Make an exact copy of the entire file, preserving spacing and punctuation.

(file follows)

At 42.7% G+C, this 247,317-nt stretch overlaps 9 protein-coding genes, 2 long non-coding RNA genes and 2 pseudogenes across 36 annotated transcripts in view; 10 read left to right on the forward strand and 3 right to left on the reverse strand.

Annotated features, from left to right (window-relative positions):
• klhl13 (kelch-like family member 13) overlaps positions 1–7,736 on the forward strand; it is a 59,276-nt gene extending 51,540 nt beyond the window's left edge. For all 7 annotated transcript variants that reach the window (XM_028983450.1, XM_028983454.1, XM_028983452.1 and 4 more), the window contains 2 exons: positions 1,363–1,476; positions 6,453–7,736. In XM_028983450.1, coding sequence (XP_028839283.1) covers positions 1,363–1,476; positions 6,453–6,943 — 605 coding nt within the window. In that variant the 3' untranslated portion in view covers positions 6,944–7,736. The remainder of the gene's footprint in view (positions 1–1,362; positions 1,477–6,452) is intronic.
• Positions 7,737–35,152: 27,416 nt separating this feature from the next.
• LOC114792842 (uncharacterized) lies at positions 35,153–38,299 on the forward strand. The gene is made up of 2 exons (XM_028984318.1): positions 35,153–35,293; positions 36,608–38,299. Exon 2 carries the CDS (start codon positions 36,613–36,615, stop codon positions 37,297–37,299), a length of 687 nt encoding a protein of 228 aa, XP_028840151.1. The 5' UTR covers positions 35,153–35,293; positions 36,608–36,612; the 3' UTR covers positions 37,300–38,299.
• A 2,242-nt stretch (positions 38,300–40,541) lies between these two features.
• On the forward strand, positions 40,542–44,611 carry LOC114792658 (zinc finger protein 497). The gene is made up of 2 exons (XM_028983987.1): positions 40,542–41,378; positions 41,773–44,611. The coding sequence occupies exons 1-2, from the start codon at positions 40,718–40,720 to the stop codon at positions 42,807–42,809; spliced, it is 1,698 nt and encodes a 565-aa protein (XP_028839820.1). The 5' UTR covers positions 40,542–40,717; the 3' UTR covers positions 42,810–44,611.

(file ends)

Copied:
At 42.7% G+C, this 247,317-nt stretch overlaps 9 protein-coding genes, 2 long non-coding RNA genes and 2 pseudogenes across 36 annotated transcripts in view; 10 read left to right on the forward strand and 3 right to left on the reverse strand.

Annotated features, from left to right (window-relative positions):
• klhl13 (kelch-like family member 13) overlaps positions 1–7,736 on the forward strand; it is a 59,276-nt gene extending 51,540 nt beyond the window's left edge. For all 7 annotated transcript variants that reach the window (XM_028983450.1, XM_028983454.1, XM_028983452.1 and 4 more), the window contains 2 exons: positions 1,363–1,476; positions 6,453–7,736. In XM_028983450.1, coding sequence (XP_028839283.1) covers positions 1,363–1,476; positions 6,453–6,943 — 605 coding nt within the window. In that variant the 3' untranslated portion in view covers positions 6,944–7,736. The remainder of the gene's footprint in view (positions 1–1,362; positions 1,477–6,452) is intronic.
• Positions 7,737–35,152: 27,416 nt separating this feature from the next.
• LOC114792842 (uncharacterized) lies at positions 35,153–38,299 on the forward strand. The gene is made up of 2 exons (XM_028984318.1): positions 35,153–35,293; positions 36,608–38,299. Exon 2 carries the CDS (start codon positions 36,613–36,615, stop codon positions 37,297–37,299), a length of 687 nt encoding a protein of 228 aa, XP_028840151.1. The 5' UTR covers positions 35,153–35,293; positions 36,608–36,612; the 3' UTR covers positions 37,300–38,299.
• A 2,242-nt stretch (positions 38,300–40,541) lies between these two features.
• On the forward strand, positions 40,542–44,611 carry LOC114792658 (zinc finger protein 497). The gene is made up of 2 exons (XM_028983987.1): positions 40,542–41,378; positions 41,773–44,611. The coding sequence occupies exons 1-2, from the start codon at positions 40,718–40,720 to the stop codon at positions 42,807–42,809; spliced, it is 1,698 nt and encodes a 565-aa protein (XP_028839820.1). The 5' UTR covers positions 40,542–40,717; the 3' UTR covers positions 42,810–44,611.